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I really like Lark Vanessa. I agree with previous posters that Larkin & especiall Clarke strike me as very "boy" especially next to potential brother names like Camden.
From your longer girl list, I especially like Faye & Aria with Lark. It strikes me as a nice, whimsical set without being too cute. Other girl suggestions: Harper, Nora, Brook, Peyton, Avery, Riley, Teagan, Aurora, Mae, Maeve.
For boys, I don't see any reason why you couldn't use both Everett & Camden, which would narrow you down to only needing one more potential boy name. If you wanted the boy names to match more of the whimisical style of some of your girl names, perhaps change Everett to Everest? Otherwise, I really like all of the names on your longer boy list. In fact, I'd rank all of them higher than Camden & would probably go with soemthing like Everett, Rhys & Declan. Or for an all Celtic boy list, you could do Rhys, Declan & Lachlan (though I probably wouldn't use Lark & Lachlan together). Anyway, for boys I'll suggest Graham, Griffin, Owen, Eamon, Sawyer, Rowan, Leo, Alistair, Jude & Gavin.
I would avoid Killoan as it looks like a mash-up of the words kill + loan, which could lead people away from the desired pronunciation. I suspect Kilohen will get Key-lohen, it has a vaguely Hawaiian-inspired feel to me. Kilhoen looks like it should be Kil-hone to me. Of the options you've listed, I think Kilowen seems most intuitive.
Honestly, I suspect any spelling is going to cause problems and need explanation. She may want to consider how important using this name is to her & how irriated she will feel when people frequently get it wrong, because they will.
I think several of these may have some rock inspiration, but it's equally likely the name came from something else. Halen could also be a spin on Haley, Jett could be a respelling of jet (also a celebrity influence as Travolta's son was named Jett). Joplin is a place name, Marley could be a girl's name that just sounds like other girl names (Marla/Marlo/Harley/Hailey). I'd bet at least some of those girl Santanas have more to do with Glee than Carlos. Even McCartney may not indicate a huge Beatles homage so much as just another Mc/Mac name, especially on a girl.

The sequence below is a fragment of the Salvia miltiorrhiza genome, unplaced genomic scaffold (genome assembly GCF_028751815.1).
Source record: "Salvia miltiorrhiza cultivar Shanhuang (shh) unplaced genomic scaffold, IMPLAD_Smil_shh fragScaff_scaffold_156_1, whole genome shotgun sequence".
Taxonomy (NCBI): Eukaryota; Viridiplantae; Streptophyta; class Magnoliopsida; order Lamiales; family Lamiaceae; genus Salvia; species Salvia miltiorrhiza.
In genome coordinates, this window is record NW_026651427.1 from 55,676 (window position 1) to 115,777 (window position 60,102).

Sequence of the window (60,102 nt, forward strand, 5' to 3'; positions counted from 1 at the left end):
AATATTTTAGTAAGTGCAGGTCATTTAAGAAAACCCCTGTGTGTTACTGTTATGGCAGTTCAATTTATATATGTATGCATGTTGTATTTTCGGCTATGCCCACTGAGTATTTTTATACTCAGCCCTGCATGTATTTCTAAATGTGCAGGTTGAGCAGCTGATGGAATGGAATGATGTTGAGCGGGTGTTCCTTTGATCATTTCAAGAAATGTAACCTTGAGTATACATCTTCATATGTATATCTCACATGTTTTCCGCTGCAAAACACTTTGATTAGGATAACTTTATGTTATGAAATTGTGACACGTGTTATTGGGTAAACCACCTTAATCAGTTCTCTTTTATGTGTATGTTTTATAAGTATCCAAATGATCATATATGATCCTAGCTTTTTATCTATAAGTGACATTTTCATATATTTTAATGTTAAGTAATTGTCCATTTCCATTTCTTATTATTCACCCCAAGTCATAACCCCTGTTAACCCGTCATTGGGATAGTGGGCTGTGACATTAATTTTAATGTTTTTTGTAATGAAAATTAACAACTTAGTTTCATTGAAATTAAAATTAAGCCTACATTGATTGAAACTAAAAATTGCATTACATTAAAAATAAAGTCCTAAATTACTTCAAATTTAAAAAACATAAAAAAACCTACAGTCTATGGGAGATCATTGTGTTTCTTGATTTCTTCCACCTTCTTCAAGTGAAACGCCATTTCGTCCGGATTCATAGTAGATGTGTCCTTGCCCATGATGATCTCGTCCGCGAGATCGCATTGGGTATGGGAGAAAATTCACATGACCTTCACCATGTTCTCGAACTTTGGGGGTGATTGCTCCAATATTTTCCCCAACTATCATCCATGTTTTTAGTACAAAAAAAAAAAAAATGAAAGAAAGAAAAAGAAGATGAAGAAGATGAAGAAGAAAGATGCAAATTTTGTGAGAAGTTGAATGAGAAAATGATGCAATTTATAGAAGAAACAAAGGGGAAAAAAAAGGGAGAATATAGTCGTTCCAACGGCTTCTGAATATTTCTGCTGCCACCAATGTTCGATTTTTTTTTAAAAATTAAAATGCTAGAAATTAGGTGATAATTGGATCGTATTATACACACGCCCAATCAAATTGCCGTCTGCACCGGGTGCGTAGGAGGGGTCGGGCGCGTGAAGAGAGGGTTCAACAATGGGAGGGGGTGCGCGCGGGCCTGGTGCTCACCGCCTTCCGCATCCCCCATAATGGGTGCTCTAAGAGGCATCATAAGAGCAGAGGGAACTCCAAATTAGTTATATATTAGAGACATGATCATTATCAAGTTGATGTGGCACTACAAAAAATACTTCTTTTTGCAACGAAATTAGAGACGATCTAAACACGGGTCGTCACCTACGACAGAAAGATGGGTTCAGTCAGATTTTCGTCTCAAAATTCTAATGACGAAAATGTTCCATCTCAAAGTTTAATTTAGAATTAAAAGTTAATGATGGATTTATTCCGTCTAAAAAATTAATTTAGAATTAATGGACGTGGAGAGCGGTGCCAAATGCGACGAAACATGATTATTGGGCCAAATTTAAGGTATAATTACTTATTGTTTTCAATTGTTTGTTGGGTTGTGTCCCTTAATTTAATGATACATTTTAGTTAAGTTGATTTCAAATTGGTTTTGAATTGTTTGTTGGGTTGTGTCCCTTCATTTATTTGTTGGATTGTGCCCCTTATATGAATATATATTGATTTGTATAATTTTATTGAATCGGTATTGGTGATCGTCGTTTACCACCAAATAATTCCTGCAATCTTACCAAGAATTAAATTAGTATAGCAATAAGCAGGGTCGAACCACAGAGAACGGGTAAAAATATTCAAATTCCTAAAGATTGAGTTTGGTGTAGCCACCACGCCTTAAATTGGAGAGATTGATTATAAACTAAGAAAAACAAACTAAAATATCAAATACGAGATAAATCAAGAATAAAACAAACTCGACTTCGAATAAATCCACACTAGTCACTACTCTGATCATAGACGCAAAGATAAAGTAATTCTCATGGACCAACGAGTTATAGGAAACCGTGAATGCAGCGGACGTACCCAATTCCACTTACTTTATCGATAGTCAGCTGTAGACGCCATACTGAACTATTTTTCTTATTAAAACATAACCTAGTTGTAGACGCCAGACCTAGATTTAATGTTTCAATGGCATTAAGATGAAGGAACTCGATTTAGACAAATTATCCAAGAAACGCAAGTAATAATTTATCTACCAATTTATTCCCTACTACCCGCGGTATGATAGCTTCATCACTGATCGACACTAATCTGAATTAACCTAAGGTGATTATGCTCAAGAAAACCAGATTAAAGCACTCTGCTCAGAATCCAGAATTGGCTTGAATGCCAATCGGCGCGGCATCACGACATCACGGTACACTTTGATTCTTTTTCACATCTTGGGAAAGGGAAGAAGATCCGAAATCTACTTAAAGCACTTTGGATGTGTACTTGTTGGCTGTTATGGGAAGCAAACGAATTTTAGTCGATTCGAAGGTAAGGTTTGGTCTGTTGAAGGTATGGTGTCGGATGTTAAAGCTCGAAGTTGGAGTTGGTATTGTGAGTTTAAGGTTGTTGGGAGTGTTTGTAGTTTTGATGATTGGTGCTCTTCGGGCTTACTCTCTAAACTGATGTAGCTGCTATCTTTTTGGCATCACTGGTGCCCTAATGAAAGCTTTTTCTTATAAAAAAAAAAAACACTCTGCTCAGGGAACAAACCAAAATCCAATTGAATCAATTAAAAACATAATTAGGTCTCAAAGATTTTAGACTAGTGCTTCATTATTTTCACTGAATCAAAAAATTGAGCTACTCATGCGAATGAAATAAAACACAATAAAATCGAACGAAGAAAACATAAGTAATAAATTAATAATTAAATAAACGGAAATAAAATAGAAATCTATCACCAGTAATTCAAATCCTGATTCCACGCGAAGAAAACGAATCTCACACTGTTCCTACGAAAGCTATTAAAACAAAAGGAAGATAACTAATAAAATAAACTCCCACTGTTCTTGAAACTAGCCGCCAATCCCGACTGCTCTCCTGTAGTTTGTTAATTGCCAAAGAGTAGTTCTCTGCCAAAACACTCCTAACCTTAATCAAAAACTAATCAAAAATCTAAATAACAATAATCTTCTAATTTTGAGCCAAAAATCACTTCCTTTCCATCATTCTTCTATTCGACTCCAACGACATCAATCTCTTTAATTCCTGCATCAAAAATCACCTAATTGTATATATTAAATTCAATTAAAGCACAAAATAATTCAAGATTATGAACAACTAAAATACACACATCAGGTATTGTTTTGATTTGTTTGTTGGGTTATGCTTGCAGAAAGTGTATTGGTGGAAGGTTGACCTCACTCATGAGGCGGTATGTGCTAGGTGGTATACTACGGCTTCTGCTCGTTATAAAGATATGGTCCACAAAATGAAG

There are several that I see as more certain to be an homage; Cobain, Creedence, Hendri, Jagger, Lennon, Presley, Vedder, Zeppelin. It'll be interesting to see if there is a surge of new baby Bowie's next year.
Can't say I particularly care for it. I think Indiana is one of those names that it takes a particular amount of chutzpah to pull of using. If you don't have the chutzpah to go all the way with it, you're probably better off with another name.
FWIW, I would use both Percy & Otis before Bella. :-)
But I agree, the name of the OP's just moved in neighbor should not at all affect the name she has chosen for her child. If the kid was already born before neighbor moved in, it'd be nothing more than a brief chuckle and perhaps a conversation starter. I don't see the need for it to be any different just because the baby isn't born yet.
I like the names on your list. As far as "fit" with the brother names, I think your best fits are Eli, Miles and Nicholas. I do really like Archer, but I would want to be 100% certain that the Sterling nickname is only a joke. Sterling is also a nice name, and the cartoon is funny, but not an association I'd want to encourage for my son.
I love cross-gender namesakes and think it would be great for you to use one, especially after 5 boys. I can't really think of much for Deborah/Debi, unless you just did a D name. I think Emmett would be a nice choice to honor an Emma.
Molly is a nickname for Mary, so perhaps you could do something like Joseph? There is also Marion (John Wayne's real name) but I suspect it will strike most people as too feminine. I'm struggling to think of anything for boys with a "mol" syllable. Solomon is the closest I can come up with.
Maggie is a nickname for Margaret, so I'd look at names with a "Mar" syllable. Mark, Martin, Marshall. Possible "Mag" names would include Maguire or Magnus. It might be more of a stretch, but you could also try playing off the "ret" ending of Margaret and do something like Everett called Rett.
I think Eli could work for an Eleanor or Elizabeth. Or perhaps Elliott or Ellis.